0:16:45.1 KD: Right, and that's really cool, and I think, actually, if people are kind of running this through their minds while you're listening, yes, you can, in some cases, look at a dog pre-cancer and post-cancer, right Julia? And compare the same dog. I've seen studies where they actually... People have actually looked at the DNA in cells that are not affected by cancer and right next door, so that... Has cancer. So, our technology has advanced, and the costs have decreased, such that we can do that kind of analysis, and Julia mentioned the genome information. Can you... For people who really may not know, can you talk a little bit about what that all is?

0:17:30.6 JL: Yeah, so there's a lot of different ways we can get information on a dog's genetics. So, what we've actually started with is what we call genotyping, so it's an array where you actually get to certain areas of the genome; you know which base pairs they are, and you can make assumptions about the dog's entire genome based on that, whereas another option to actually sequence every base pair in the genome, which is much more data-intensive and more cost-intensive. So, what we're hoping to do is to start with this genotyping data and sort of plan projects going forward with that. And so, like you just mentioned, one of the projects we can do is actually sequencing the tumors of these dogs, so we do have banked tumors in a lot of dogs, and also banked normal tissue for a lot of them as well, and so, we're starting conversations about how we want to go about genotyping those so that we can make comparisons as well or that would be genetic sequencing, yes.

0:18:33.6 KD: Right. And... For people who are listening who may not be... Who are more laypeople, why do we even care what the genetic... Like the fine level of DNA analysis in these dogs? Like, why... What are we going to... Thinking about using that data for, for projecting?

0:18:58.7 JL: Yeah, I think one of the most basic options is if we could look at a dog when they're a puppy and get their genotyping information and say "Hey, you're at risk of getting this cancer," so maybe we can change some lifestyle things in that dog or more closely monitor it to hopefully catch it early. Another option would be sort of targeted breeding to make sure that dogs that are at high risk for cancer maybe aren't continuing to spread their genetic pool, but that's... That's definitely a field that is out of my expertise. I don't do anything with breeding but... But there are definitely other people who can help advise that as well. But I think, from my perspective and the kind of work I do, definitely just being able to give more targeted care to dogs that we know are at an increased risk of developing these diseases.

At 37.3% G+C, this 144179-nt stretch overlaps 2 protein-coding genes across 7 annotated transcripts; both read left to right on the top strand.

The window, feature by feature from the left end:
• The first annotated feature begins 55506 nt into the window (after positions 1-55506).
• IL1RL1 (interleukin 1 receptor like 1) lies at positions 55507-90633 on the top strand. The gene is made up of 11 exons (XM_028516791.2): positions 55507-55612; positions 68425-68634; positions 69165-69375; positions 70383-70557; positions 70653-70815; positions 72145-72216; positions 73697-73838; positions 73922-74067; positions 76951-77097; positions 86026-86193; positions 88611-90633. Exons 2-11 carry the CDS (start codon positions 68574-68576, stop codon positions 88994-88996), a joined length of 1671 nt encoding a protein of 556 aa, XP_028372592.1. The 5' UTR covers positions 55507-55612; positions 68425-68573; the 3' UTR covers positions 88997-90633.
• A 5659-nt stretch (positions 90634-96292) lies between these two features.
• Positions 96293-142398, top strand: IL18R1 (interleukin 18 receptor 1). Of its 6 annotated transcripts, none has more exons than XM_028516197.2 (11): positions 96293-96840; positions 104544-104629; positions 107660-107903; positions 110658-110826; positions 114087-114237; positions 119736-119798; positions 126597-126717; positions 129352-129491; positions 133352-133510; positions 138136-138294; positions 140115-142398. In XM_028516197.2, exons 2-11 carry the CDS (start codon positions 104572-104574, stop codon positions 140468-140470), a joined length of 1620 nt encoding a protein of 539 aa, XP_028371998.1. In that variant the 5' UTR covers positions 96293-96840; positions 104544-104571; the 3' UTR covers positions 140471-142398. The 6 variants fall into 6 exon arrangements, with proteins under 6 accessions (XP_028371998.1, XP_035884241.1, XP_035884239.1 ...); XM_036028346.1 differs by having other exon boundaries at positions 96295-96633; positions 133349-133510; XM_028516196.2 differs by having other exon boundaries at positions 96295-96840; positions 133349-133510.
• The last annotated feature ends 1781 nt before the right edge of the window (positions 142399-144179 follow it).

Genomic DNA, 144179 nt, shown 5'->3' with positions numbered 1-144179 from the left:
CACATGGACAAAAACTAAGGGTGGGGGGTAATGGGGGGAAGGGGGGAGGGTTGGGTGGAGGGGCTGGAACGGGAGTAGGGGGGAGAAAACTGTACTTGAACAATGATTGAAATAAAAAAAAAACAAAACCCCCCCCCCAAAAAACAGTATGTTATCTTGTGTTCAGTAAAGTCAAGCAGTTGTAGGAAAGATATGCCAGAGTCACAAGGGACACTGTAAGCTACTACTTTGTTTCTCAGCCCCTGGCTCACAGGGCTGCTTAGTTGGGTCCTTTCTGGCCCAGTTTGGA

0:19:45.4 KD: Right, and Julia mentions a good thing that makes me think. We talked about the data that we're collecting, and a lot of it is environmental data, right? And Julia touches on a subject, which is if you had... For example, if you had a history of lung cancer in your family, it'd probably be a good idea if you never smoked, right? And so, if we can find some information where we... I say, "Well, if you have this genetic make-up like BRCA1 variant gene in women with breast cancer, you would monitor that person differently than if you didn't have it, and Julia, maybe you can give some other examples of what... Where we might alter lifestyle for animals.

0:20:30.5 JL: Yeah. So, I think a big risk factor for chronic diseases in both humans and dogs is obesity, and so, having... Keeping your dog lean is something that we can definitely alter at a younger age, keeping them more fit, increasing physical activity. Perhaps from this data, we'll actually be able to make dietary recommendations as well, we're not quite there yet. But I think definitely, for a disease like hemangiosarcoma, if we know a dog's at risk, we could do regular ultrasounds to look at their spleen and heart and make sure that they're not developing any tiny tumors that we could maybe take out.

0:21:09.2 KD: Those are great... Those are great examples, and... We are really, I think, in veterinary medicine with some of this, in our infancy compared to some human studies, where we know risk factors, but I'm hoping, with all the data we have, that that may be something that will eventually come out of the study, and that's a question, I don't know about you, Julia, I'm sure you get asked. That seems to be a common question for the folks who are in this study, right? You know, risk factors that they can manipulate on their own. And I think the obesity one is a good example but what else are you finding maybe that has surprised you when you look at the data so far?

0:22:00.5 JL: Yeah, I think... Maybe not surprising, but we have a lot of dogs with allergies, and that's something that I... I see in my spare time when I'm at clinical practice, that allergies, I think, seem to have gotten worse in dogs recently, and there's multiple breeds that are really predisposed to these, and it can be really frustrating for owners and dogs; it definitely affects quality of life of both of them. And so, if we can use this data to help improve that in any way, I think that'll be a very exciting direction, and I don't think it was necessarily one of our primary goals, but I think it's a place that we can make a big effort.